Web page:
In claiming victory as Mississippi's 64th governor, Phil Bryant invoked the names of Ronald Reagan, Barry Goldwater, former Mississippi Gov. Kirk Fordice and current Gov. Haley Barbour.
"If I can see forward, it is because I have stood on the shoulders of giants," Bryant told supporters on election night at the Jackson Hilton, referring to the men, all conservative bulwarks.
For which legislative issues Bryant, who took the podium as the song "Eye of the Tiger" hummed over the speaker system, will choose to fight remains to be seen.
Byant, who was born in Moorhead and lives in Brandon, didn't get into specifics about his administration's legislative priorities during his victory speech. However, he did vow that the state will "get a responsible budget system" under his leadership. He also called for the expansion of programs to empower high school drop-outs "to learn a trade, get a job, and be responsible citizens." In his role as lieutenant governor and presiding officer over the state Senate, Bryant has been vocal in calling for more Republican districts when Mississippi redraws its electoral map.
If Democrats lose their majority in the Mississippi House (as of press time this morning, the outcome of several key House races remained unclear), state Republicans will control both houses of the Legislature and the governor's seat, clearing the way for a Republican-drawn reapportionment map.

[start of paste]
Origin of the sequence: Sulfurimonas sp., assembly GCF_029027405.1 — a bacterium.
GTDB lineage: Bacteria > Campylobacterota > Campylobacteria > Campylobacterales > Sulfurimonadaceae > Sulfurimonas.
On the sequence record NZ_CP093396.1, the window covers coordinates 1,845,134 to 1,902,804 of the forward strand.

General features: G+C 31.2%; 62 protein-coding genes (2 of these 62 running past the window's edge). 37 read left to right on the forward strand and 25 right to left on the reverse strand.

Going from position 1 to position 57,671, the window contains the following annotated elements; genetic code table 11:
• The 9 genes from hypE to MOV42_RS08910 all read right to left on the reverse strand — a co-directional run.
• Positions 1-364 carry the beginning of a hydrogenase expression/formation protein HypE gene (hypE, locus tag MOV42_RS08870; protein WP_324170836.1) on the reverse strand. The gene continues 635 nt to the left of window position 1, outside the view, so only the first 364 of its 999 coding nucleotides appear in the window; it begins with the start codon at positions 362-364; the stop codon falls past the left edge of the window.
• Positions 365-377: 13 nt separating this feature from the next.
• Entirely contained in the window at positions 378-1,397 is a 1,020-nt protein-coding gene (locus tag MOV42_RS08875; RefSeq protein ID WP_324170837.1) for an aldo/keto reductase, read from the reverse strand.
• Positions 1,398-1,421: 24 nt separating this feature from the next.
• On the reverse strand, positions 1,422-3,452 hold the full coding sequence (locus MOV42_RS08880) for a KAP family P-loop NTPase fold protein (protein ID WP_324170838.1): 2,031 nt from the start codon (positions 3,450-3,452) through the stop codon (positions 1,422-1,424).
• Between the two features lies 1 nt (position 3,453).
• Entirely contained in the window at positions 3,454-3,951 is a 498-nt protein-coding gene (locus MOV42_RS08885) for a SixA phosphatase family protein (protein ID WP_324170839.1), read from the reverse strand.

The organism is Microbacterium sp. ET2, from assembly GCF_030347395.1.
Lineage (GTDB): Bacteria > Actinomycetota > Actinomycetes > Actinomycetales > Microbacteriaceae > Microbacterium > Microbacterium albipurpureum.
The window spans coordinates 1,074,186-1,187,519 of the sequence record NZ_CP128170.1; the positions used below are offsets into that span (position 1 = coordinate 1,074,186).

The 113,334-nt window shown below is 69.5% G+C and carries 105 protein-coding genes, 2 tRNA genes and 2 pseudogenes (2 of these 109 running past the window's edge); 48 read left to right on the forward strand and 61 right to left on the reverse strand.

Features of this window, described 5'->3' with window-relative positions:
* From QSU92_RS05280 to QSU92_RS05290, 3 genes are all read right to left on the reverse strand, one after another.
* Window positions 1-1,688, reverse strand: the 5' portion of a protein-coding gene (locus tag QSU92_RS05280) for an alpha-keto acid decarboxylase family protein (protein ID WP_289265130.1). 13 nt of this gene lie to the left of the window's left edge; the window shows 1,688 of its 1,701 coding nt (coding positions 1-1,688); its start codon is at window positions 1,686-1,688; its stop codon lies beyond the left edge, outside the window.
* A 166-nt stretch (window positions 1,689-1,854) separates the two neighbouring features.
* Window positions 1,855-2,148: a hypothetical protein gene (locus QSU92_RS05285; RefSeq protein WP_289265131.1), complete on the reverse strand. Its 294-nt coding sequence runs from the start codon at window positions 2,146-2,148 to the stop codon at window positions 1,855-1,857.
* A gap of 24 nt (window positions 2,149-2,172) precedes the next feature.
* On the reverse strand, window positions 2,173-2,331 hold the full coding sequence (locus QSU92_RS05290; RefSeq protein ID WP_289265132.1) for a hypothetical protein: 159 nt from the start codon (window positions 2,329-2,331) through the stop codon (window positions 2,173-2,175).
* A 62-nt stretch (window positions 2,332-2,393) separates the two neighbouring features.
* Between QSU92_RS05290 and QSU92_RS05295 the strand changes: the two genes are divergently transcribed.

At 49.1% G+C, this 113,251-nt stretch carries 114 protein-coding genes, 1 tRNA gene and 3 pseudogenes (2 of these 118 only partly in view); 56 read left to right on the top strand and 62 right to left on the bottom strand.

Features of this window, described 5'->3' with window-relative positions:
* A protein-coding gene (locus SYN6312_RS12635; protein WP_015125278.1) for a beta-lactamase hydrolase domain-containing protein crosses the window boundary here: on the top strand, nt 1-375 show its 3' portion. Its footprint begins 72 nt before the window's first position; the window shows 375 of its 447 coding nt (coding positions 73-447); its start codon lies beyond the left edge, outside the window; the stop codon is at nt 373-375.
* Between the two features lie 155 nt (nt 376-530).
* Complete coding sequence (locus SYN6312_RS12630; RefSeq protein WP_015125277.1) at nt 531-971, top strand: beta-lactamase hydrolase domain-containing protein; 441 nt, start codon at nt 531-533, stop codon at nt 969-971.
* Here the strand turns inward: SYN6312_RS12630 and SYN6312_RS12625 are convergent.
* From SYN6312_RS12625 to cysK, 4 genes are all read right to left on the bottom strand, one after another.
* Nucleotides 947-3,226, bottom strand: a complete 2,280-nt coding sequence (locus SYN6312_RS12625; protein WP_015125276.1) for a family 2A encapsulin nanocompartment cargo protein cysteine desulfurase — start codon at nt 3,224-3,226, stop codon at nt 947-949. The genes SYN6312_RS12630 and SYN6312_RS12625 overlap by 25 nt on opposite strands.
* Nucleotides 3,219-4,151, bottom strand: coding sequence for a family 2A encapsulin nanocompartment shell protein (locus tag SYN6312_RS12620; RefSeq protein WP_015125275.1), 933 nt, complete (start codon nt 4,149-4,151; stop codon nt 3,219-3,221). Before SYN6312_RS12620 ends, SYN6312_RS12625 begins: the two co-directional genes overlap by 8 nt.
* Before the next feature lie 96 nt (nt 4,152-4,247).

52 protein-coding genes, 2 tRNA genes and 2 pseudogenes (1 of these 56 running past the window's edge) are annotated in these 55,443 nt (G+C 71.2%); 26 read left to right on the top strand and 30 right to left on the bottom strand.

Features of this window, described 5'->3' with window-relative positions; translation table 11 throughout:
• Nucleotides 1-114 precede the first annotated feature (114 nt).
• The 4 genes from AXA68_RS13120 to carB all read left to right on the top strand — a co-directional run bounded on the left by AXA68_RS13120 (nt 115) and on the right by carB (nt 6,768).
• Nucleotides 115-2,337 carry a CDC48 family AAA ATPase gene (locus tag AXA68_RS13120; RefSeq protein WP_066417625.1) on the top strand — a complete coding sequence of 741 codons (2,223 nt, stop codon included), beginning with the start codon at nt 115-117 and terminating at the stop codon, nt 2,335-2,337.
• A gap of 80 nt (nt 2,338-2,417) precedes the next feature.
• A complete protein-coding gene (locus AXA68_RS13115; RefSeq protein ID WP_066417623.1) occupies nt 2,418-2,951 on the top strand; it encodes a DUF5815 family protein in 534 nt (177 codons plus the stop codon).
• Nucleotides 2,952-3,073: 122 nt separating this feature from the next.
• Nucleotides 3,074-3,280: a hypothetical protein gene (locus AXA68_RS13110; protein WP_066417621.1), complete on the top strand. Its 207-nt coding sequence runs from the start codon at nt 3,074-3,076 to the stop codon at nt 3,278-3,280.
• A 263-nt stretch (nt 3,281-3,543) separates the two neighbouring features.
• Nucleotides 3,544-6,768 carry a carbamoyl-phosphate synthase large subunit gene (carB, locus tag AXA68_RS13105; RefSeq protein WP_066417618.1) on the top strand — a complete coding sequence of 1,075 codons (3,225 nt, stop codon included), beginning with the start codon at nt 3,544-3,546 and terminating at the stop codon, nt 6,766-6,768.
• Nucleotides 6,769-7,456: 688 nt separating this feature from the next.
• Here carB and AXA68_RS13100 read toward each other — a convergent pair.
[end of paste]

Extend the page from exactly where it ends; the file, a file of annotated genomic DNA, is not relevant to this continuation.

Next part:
Bryant also spoke frequently throughout his campaign of the need to bring down the state's teen pregnancy rate, among the nation's highest. In an Oct. 14 debate appearance, he said that a state law requiring school districts to implement sex-education policies would allow some schools to introduce abstinence-plus sex education.
In the same debate, he expressed reservations about the price tag of implementing a federal health-care reform law, touting instead a health-care exchange, nationwide tort reform and job creation as more preferable means of reducing health-care costs.
Despite the fact that Initiative 26, the Personhood amendment, was soundly defeated around the state, neither Bryant nor Gov. Haley Barbour addressed the matter last night. Bryant was the co-chair of the Yes on 26 campaign to pass the proposed law.
Bryant, 56, defeated Johnny DuPree, the Democratic mayor of Hattiesburg, with 60 percent of the statewide vote compared to DuPree's 37 percent. In his home county of Forrest County, DuPree secured 41.9 percent to 57.8 percent for Bryant, according to unofficial vote totals. DuPree fared much better in Hinds County, where he received 65 percent; Bryant received 34 percent of the Hinds County vote.
In his remarks, Bryant also gave a nod to his wife, Deborah, who celebrated her birthday on Tuesday (Bryant joked that her birthday present was winning the governor's office) and DuPree, for running a campaign free of attack ads, calling him "a kind and wonderful man."